La Raza Unida: A united race
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Within White Station, nine percent of the population is Latino, and a large amount of these students are coming together to amplify their voices.
What started with a Latino Memphis high school youth rally transformed into a safe place for students to connect and help each other build a better future. The rally inspired Latino students to take initiative of their lives. Dianna Miranda (11) felt compelled to take action and to help her Latino peers. Because of this, Latino Voices was born.
“I had always had the idea of starting an organization that would help my Latino students out, and after seeing how inspired everyone was, I saw the perfect opportunity,” Miranda said.
Miranda and instructional facilitator Susan Satar took the feelings expressed at the Youth Rally and created the club, where students could hold meetings after school and have discussions about pertinent issues in their culture. The main issue for the majority of Latino students is college. Most students need help obtaining scholarships, and undocumented students need help being admitted to colleges.
These issues led to the college night for Latino students, which was held by the club. Brochures and scholarship lists were passed out, and presenters came to educate the Latino students and parents of White Station on the college process.
Latino Voices is also meant to encourage students to strive for success and to break the stereotypes that lie within the Memphis community.
“Even being in the honors program myself, a lot of people think I’m stupid or are surprised when I tell them I am [in honors], but one of the main goals is to break the stereotypes that Latinos face at school,” Miranda said. “We want to change what people see and prove that we have goals, and we’re trying hard.”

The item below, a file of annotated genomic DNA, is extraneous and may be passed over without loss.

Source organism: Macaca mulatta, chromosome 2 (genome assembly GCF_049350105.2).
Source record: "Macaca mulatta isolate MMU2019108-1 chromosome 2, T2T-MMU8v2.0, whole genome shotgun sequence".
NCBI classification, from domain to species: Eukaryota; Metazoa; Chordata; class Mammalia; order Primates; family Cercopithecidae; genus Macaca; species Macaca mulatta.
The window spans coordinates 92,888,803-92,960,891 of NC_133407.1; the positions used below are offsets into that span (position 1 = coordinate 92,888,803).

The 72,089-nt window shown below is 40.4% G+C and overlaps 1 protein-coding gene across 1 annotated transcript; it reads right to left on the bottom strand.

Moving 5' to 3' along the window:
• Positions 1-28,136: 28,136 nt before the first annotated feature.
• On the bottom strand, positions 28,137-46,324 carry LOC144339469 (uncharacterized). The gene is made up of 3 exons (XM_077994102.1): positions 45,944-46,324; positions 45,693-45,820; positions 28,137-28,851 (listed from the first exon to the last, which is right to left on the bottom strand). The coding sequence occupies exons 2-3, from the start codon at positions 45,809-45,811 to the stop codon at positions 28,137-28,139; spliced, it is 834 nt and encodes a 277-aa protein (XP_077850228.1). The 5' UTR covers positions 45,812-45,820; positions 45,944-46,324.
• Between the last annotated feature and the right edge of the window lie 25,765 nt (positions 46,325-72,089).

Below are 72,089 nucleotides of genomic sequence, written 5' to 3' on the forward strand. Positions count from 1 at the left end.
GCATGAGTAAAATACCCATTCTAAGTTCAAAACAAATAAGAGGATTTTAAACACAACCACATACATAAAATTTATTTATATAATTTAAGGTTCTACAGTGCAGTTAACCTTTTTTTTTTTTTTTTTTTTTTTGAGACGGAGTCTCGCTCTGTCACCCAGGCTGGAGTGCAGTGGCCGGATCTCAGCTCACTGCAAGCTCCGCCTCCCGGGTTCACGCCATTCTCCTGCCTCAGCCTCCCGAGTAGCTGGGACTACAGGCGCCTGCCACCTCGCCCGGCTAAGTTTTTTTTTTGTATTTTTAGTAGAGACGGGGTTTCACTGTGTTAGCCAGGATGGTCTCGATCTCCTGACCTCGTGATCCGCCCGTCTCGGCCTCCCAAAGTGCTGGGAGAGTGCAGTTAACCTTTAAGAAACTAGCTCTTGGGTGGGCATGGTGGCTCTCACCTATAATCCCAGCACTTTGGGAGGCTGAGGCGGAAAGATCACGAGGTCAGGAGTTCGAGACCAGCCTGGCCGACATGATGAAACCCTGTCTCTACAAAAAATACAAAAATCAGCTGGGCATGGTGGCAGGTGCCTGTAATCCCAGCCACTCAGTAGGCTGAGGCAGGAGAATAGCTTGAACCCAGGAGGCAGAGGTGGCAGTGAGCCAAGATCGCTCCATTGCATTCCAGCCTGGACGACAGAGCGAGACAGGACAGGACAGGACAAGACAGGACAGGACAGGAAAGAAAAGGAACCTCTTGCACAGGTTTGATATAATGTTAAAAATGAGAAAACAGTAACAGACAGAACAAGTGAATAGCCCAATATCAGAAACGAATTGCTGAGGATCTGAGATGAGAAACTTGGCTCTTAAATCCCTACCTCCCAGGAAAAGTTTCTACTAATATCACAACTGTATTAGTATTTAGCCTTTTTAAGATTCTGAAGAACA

As the club works to unite the Latino students of White Station, they also have ignited a spark of activism in enough of the student body to lead a rally.
Activist Pamela Arcega (12) organized a deportation rally on October 29 in front of the At Home store on Summer Ave. Arcega realized that immigration and deportation affects many students at White Station. She faced the issue head on by organizing the peaceful march to bring attention to the problem.
Arcega spent about two weeks organizing the rally, and the biggest issue was obtaining the permit, which the city of Memphis requires in order to hold any type of special event. She received a lot of organizational help from Alexandra Garcia (12), whose greatest contribution was putting her name on the permit, since she is 18 years old. Garcia felt passionate about the rally because her mother was deported two years ago.
“I want to spread awareness that this is a problem, and it affects everybody, not just adults,” Arcega said.
In the end, the protest was a success, gaining recognition and support from everyone involved. Even one of Memphis Police Department officers was there to congratulate Arcega on accomplishing such a great task and making part of the Memphis community aware of the deportation problem.
All in all, Latino Voices is a growing platform for not only students with Latino heritage but for students of all backgrounds as well. The organization wants to share their stories with people that will listen and are willing to help.
“I think, finally, a group of people who did not necessarily feel that their voices were being seen or heard, now feel like they are heard,” Satar said. “Hence, Latino Voices. At the end of the day, I think human beings just want their voices to be heard, and once they feel like someone is listening to them, then empowerment piece comes in.”